Instead of pulling the fuse on the bomb he was wearing, he walks up to the soldiers guarding the mosque, opens his jacket and says, “I don’t want to die.”
Young girls taken from their school in Northern Nigeria. Young girls hoping for a different life. Young girls--pawns in another war in another part of the world.
Boys clad in neat blue blazers, boys seated at their desks, boys shot because their fathers were soldiers in yet another war in yet another distant part of the globe.
Here, on our southern border, children, some with their mothers, some all alone, barracked in hot tinder-brick buildings as they await rulings on their immigration status. Children, risking everything so that they might have a chance at life here in this country. Children whose prospects in their home countries dim by the day.
Harder to see. Harder to notice. Kids in our country. Kids from our country, our state, our city. Kids failed by schools that promised to teach them what they need to survive in the world they will one day inherit. Kids who can’t add. Kids who can’t read. Kids whose only hope is a dead-end job.
Again tonight we hear the story of a baby born in Bethlehem. We hear the story of Magi coming from afar to catch a glimpse of this most special child. Magi bringing gifts of gold, incense and myrrh. And we hear of their departure. Then the story takes on a darker hue. The child’s life is threatened. His parents rise in the middle of the night and take flight. They head to Egypt where the child will be safe.
And yet the blood thirst of the one who threatens the child will not be quenched. Herod the Great orders that all boy children under the age of two living in Bethlehem be killed. Children sacrificed on altars of fear; children killed at the whim of a despot.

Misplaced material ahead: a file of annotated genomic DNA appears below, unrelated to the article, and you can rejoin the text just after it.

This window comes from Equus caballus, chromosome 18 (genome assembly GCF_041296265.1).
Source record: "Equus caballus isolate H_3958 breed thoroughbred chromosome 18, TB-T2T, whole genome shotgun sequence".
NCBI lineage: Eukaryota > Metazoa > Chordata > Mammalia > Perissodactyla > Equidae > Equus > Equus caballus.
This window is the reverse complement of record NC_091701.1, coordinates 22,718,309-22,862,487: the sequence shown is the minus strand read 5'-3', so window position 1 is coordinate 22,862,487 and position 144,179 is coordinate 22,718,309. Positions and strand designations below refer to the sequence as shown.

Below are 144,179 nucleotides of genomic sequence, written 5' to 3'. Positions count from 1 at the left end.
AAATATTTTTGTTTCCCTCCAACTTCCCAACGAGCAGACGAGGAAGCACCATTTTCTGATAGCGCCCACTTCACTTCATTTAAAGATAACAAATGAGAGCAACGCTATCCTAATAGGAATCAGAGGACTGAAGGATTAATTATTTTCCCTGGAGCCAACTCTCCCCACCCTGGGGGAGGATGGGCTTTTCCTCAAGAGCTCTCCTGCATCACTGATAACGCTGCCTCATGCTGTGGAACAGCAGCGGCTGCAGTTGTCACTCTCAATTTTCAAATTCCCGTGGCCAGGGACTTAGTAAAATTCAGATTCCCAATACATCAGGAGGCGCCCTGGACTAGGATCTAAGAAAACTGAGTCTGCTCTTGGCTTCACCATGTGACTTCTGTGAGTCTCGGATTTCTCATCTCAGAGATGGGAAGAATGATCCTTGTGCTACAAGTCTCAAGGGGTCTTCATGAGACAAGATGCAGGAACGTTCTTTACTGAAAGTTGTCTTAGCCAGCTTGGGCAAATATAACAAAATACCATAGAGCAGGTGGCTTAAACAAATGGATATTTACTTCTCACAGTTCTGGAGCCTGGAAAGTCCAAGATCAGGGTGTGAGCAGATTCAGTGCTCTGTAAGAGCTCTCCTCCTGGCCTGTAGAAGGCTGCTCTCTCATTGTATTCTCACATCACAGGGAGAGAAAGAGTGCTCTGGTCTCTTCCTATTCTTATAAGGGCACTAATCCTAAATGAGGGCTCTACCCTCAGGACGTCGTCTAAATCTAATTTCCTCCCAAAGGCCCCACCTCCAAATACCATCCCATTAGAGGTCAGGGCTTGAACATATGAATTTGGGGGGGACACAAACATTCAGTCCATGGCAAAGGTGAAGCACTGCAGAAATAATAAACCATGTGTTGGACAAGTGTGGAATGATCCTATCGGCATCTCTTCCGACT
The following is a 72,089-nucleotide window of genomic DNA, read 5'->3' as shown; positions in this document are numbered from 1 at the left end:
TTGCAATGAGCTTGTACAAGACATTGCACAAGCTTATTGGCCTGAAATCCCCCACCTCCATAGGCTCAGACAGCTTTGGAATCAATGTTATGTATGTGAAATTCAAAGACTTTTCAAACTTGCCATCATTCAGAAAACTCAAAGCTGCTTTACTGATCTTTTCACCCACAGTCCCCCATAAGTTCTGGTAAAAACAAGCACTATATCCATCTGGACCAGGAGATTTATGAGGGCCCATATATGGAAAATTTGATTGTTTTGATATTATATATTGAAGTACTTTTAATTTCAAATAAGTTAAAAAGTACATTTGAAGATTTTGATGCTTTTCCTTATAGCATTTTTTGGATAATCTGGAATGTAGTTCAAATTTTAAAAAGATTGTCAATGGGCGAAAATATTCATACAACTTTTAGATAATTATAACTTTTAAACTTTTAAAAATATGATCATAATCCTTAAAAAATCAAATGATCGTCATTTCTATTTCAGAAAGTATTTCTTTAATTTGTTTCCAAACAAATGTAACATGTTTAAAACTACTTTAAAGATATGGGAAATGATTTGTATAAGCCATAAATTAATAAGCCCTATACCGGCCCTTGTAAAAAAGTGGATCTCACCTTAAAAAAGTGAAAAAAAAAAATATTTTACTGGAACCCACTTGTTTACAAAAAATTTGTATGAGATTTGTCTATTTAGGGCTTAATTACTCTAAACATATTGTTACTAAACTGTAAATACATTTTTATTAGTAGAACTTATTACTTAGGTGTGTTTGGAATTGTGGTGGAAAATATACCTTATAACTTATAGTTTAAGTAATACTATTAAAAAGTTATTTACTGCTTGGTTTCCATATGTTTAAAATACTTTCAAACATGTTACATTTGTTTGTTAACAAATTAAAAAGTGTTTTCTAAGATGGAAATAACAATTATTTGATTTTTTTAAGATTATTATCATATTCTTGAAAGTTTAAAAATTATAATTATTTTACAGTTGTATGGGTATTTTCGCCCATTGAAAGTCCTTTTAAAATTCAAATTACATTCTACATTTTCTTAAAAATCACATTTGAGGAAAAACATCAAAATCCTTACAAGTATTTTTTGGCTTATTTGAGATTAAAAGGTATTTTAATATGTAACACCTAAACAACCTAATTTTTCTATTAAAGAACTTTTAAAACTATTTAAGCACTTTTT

There are those who say these stories are not true. There are those who say they never happened. There are those who claim that Mary and Joseph never fled to Egypt with Jesus, their new-born son. There are those who loudly deny that Herod the Great ever killed any children born in Bethlehem. Likely the scoffers are right. There is no historical evidence supporting either the sacrifice of the innocents or the flight to Egypt.
And yet, is there not some truth to the scripture stories we just heard? Do they not point to truths deeper than the warrants of history? The truth that the powerful often serve their own needs at the expense of the powerless. The truth that children are often counted last. The truth that compassion is a rare and rarely valued currency in the realms of those who wield worldly power.
There’s another truth imbedded in these stories we hear tonight. The truth of the child born in Bethlehem to a couple bedded down in a stable. The truth of a child known as Emanuel—God with us. The truth of a child who knows our suffering and who is acquainted with our grief. The truth of the stable. The truth of the Cross. The truth of the empty tomb.
The philosopher and theologian Alfred North Whitehead once said that all good theology includes three elements: vision, promise and practice.
The child born in Bethlehem offers us the vision of a world in which children count and prisoners matter, and the poor do not go away hungry.
The child born in Bethlehem meets those who follow him with a promise—a promise to be with them always—even until the end of the age.
A child born in Bethlehem inviting us into a practice of remembering the children and shaping our lives and the world in which we live around their needs and their future.
A child inviting us to remember the children.